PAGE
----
Monday, August 13, 2012
Novus Modus Operandi
There is so much that continues to be unfamiliar to me. My brain continues in its attempts to be plastic – and sometimes it quite astonishingly is, while at other times it runs up against its longtime limitations. This summer, I've continued to notice how my preferences and modus operandi translate into my default interpretations of the world. As I've written about before, given a choice between seeing and listening, my brain's gears seem to be stuck in sighted mode. They grind as I try to prompt them toward sound. Sometimes I find this very frustrating: history stands in my way, through auditory memory but also through the habits formed from experience.
Still, I've noticed that the "half-and-half" approach that manifests itself in my daily conversations is continuing to improve. (It's probably not actually half-and-half. Maybe seventy-thirty, but with decreasing margins between sight and sound.) During meetings at my internship this summer, my coworkers know to face me when they're talking, but occasionally they forget. They'll look down at a computer screen, or away at a whiteboard, or start talking before I can properly see them. At first a part of me grows tense and prepares to ask for repetition. But that's before I realize I've actually heard and understood the words they said in that visionless gap. My brain has switched between modalities, sight and sound, and somehow the information ties together seamlessly. Not always, and not with people who I still find tricky to understand, but often. How dynamic is that?
Another trend from this summer: as I live at home for probably the last time before grad school and real life, my parents have been becoming sneakier about that sight-sound equilibrium. My mother often doesn't make sure I'm looking at her before asking a question anymore. She'll sometimes launch right into speaking, on purpose, often when she knows I can't see her. Sometimes she'll refuse to let me look at her after she begins speaking. After the first twenty years of my life, this is different from the norm. I still remember days when excessive hand-waving and shoulder-tapping was common in our household, and still remember going to deaf camp and other deaf gatherings where session leaders would flash the lights in a room, stamp their feet on the floor, or drum a fist on a table (in addition to waving) when they wanted to get everyone's attention. That's just the way things function in the deaf world. For a long time my natural strategy was to wait for some visual input implying that I should pay attention, then zone on to the new speaker or object with my eyes and all of my energy. My peripheral vision was usually on alert, and still is, but sound played a secondary role. If anything, it could only alert me to some unseen change in the environment that I should look at. It rarely told me what that change in the environment was. I couldn't pay attention to something, or gain any knowledge of transmitted information, without seeing it.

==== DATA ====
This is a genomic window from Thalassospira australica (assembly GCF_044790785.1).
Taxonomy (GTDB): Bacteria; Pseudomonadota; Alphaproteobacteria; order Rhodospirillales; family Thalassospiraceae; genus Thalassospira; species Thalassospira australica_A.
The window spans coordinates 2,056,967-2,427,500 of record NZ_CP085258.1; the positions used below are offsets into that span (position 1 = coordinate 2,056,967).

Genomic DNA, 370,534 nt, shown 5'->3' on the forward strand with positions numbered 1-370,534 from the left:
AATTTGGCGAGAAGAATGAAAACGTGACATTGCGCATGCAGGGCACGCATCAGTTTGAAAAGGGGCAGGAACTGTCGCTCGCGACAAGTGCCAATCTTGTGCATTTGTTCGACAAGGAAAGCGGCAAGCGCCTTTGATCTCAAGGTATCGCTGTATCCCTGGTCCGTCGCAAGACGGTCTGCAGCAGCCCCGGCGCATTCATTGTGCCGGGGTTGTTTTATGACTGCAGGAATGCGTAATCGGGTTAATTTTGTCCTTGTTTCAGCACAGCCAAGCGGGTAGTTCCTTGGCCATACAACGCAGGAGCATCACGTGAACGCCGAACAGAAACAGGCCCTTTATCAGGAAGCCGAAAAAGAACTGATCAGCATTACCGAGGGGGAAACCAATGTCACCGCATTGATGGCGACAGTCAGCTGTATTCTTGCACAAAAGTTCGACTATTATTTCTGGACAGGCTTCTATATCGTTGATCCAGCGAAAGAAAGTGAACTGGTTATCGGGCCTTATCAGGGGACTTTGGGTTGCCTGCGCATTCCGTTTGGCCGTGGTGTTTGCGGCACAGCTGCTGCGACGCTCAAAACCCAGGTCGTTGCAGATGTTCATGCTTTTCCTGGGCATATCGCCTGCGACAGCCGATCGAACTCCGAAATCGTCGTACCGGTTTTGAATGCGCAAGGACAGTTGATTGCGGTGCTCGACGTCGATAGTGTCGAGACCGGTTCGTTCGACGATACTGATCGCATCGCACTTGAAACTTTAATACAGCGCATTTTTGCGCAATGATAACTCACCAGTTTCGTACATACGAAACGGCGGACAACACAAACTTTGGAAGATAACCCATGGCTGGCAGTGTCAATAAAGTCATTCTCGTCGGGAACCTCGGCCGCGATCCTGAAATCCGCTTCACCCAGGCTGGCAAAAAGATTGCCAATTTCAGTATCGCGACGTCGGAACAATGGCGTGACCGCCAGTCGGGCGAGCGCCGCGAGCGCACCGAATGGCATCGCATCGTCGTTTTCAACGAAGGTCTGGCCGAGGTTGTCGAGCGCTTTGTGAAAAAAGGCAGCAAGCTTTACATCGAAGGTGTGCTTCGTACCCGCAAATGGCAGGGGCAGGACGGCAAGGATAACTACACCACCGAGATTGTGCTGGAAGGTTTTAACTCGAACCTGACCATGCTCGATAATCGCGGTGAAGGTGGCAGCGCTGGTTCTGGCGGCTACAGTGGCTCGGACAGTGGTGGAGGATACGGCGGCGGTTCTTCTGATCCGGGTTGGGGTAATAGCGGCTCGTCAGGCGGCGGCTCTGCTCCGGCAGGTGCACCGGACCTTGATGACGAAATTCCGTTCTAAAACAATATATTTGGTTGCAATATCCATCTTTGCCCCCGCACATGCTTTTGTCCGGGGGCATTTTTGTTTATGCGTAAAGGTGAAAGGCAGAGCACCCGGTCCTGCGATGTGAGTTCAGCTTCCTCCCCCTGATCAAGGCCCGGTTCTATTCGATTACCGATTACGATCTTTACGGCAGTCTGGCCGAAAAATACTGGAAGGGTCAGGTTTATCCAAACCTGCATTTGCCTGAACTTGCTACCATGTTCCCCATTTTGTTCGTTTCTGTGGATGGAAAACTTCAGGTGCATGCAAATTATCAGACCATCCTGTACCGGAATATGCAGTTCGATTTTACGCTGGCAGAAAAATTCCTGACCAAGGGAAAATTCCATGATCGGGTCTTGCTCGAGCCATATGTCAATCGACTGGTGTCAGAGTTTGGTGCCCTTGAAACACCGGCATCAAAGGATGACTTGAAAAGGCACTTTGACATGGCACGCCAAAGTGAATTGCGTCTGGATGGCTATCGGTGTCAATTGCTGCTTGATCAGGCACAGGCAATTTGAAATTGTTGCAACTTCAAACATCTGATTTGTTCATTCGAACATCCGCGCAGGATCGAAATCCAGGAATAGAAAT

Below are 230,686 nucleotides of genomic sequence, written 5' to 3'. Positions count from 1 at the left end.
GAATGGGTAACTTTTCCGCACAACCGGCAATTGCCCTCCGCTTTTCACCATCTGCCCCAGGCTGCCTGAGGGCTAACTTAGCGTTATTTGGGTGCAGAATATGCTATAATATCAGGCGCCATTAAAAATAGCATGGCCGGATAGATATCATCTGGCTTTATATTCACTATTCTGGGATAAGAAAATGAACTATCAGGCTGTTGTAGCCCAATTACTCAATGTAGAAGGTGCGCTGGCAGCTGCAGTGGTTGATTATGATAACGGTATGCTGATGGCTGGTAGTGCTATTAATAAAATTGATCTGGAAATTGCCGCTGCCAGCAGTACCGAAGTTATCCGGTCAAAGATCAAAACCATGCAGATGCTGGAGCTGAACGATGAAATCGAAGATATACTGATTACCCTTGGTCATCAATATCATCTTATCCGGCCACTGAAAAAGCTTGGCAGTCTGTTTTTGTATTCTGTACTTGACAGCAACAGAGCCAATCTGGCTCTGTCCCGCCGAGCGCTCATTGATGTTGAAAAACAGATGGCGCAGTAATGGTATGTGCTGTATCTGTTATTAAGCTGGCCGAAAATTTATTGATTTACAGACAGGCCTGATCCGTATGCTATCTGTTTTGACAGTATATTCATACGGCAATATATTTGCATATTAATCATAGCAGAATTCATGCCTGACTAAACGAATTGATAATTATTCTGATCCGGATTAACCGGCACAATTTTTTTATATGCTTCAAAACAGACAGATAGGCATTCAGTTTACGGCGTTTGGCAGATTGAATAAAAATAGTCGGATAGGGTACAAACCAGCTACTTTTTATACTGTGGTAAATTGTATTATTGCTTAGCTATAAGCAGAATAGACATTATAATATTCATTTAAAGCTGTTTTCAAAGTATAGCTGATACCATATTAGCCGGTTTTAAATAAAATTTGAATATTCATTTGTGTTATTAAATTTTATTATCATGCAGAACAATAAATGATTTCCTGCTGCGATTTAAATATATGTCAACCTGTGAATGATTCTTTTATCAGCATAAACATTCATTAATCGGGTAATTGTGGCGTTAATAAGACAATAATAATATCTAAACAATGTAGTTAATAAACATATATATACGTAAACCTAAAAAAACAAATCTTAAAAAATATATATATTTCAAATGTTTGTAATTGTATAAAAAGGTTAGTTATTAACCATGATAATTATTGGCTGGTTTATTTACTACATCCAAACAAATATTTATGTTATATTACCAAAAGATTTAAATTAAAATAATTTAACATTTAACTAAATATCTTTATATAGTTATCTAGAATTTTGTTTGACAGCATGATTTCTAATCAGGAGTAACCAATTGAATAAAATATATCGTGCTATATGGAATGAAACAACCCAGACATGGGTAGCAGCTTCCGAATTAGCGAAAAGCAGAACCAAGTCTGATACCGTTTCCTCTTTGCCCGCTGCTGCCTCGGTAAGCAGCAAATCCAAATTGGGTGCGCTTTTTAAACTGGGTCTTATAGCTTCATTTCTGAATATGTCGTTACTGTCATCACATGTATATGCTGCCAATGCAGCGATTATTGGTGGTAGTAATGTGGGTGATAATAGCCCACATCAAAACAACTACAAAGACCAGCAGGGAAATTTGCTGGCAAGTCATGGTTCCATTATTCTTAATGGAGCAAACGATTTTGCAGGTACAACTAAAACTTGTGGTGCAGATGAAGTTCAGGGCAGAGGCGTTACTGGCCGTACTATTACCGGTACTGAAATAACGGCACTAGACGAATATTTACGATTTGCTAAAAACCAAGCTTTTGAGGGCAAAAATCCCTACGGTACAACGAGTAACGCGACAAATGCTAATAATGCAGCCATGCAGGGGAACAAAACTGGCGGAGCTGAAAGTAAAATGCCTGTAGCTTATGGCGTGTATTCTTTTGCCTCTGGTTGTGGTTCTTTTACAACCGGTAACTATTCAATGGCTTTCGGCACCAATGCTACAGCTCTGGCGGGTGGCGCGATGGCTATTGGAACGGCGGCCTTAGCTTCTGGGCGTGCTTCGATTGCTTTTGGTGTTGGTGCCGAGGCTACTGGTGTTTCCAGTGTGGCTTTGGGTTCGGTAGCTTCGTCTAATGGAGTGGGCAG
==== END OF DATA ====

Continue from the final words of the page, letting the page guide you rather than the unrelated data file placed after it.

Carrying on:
Now, those rules are changing, and my internal rules need to change also. The only thing is, the time it takes for me to shut down the visual sense and start paying attention to sound is about equivalent to the time it takes me to swing my head around and look at it. I hear; I look. I don't hear and listen. Listening needs to become a more primary way of taking in information, but as of now it is still not. My knee-jerk response overrides auditory processing, and by the time I hear someone speaking and then remember to listen the sound is gone. I can't access that sound through memory; I fumbled my real-time chance.
However, if I'm prepared, if I switch off the sight instinct and focus on auditory processing, I can do it. We got back to the car after dinner one night a few weeks ago. My father had forgotten his glasses in the restaurant, so as he ran back inside my mother and I sat in the darkness. One rule of my existence up to this point has been that I don't talk in the dark. I haven't been able to, and I don't think to try. Sitting there, me in the back seat and she in the front passenger seat, my mother started talking. "Turn on the light," I said automatically.
"No," she said. "Listen." I understood that part, and sat silently. No cheating now, in the darkness. My mother kept her phrases and questions short, ten words or less. They addressed parts of our day or our lives at that point in time. But they were otherwise open-set, and I kept on getting them. Actually, I got them with astonishing ease. My focus turned to my ears, we sat there in the dark silence, I listened to her familiar voice: everything seemed to glow with the force of its own unexpectedness.
A few other times, I've sat down at home and intentionally said, "I'm going to have a conversation without looking at you." I need to do it intentionally, to override those old habits. Otherwise I'll never listen instead of seeing. We haven't gone as far as sitting in the dark, but we might as well have. Again, in silence with that familiar voice, knowing that I can ask for repetition if needed: the surprise of being able to do it sneaks up on me every time. I would never have thought, three years ago before I considered getting a cochlear implant, that someday I would be able to talk to my mother just by listening to her. It's far from effortless, but at the same time it's surprisingly easy, given my expectations. I even need to say it out loud to make it feel real: "We're having a conversation. Not just listening drills, but a conversation. And I'm not looking at you."
Now maybe I need to sit down in the dark and the quiet with a few other friends. There I can run my ear over their voices, see what those voices feel like, and start to listen when I can instead of watching.